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Per IRS Instructions for Form 8888 Direct Deposit of Refund to More Than One Account:

General Instructions
Do not request a deposit of your refund to an account that is not in your name, such as your tax preparer's account.

Purpose of Form

Use Form 8888 if:

  • You want us to directly deposit your tax refund (or part of it) to one or more accounts at a bank or other financial institution (such as a mutual fund, brokerage firm, or credit union) in the United States, or
  • You want to use your refund to buy up to $5,000 in paper series I savings bonds.

An account can be a checking, savings, or other account such as an individual retirement arrangement (IRA), health savings account (HSA), Archer MSA, Coverdell education savings account (ESA), or TreasuryDirect® online account.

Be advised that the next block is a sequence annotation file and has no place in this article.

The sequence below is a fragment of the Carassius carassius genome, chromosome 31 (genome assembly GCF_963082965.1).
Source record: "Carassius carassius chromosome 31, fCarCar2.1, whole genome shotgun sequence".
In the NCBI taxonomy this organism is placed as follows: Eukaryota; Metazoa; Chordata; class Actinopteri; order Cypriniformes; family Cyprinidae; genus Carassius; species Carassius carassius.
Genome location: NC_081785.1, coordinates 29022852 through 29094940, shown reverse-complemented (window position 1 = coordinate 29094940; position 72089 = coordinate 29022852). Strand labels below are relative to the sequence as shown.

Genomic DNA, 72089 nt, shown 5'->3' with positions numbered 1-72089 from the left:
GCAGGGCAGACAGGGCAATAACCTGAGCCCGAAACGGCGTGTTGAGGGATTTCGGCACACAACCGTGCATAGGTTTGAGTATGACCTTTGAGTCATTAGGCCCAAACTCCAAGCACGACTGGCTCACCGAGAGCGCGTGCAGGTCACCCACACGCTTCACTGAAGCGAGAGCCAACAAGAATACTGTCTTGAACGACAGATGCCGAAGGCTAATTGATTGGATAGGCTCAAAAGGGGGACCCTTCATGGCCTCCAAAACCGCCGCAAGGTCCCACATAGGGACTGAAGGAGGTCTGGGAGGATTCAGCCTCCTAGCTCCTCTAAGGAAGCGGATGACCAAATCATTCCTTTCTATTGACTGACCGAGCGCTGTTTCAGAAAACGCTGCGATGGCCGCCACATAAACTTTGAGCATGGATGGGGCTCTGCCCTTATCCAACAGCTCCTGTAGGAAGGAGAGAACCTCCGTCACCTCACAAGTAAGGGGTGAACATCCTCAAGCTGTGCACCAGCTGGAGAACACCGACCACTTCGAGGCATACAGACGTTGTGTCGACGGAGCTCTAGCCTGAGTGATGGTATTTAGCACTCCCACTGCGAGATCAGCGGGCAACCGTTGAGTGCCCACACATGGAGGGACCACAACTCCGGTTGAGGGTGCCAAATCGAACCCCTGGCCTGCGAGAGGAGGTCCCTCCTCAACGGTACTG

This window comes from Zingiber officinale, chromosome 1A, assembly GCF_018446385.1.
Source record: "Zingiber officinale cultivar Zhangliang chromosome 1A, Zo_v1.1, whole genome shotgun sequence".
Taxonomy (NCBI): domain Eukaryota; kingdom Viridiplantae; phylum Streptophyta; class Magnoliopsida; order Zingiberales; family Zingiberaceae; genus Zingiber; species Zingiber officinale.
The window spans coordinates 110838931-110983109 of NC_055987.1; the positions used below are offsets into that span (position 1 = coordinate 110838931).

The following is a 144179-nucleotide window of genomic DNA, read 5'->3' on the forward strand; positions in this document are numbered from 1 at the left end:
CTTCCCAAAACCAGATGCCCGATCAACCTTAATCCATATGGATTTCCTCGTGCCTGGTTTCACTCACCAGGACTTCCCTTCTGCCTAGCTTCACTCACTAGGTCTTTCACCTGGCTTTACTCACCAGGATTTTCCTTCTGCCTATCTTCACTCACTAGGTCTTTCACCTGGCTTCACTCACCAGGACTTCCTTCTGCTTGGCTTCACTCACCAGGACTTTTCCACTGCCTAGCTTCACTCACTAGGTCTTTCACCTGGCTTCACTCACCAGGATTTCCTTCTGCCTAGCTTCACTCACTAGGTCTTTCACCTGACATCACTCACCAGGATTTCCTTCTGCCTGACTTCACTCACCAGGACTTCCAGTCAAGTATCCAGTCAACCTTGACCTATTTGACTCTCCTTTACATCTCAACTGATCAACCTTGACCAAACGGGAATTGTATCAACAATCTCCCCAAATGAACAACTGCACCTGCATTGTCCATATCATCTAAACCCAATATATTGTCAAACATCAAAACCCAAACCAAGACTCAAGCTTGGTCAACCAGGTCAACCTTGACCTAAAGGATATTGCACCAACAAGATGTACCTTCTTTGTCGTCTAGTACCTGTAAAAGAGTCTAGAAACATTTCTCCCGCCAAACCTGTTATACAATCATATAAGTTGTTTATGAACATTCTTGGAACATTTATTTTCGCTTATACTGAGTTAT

You cannot have your refund deposited into more than one account or buy paper series I savings bonds if you file Form 8379, Injured Spouse Allocation.

Note: If you want your refund deposited to only one account, do not complete this form. Instead, request direct deposit on your tax return.

Reasons Your Direct Deposit Request May Be Rejected
If any of the following apply, your direct deposit will be rejected and a check will be sent instead.

  • Your financial institution(s) will not allow a joint refund to be deposited to an individual account. The IRS is not responsible if a financial institution rejects a direct deposit.
  • You file your 2014 return after December 31, 2015.

CAUTION: The IRS is not responsible for a lost refund if you enter the wrong account information. Check with your financial institution to get the correct routing and account numbers and to make sure your direct deposit will be accepted.

Note that any link in the information above is updated each year automatically and will take you to the most recent IRS version of the document at the time it is accessed.

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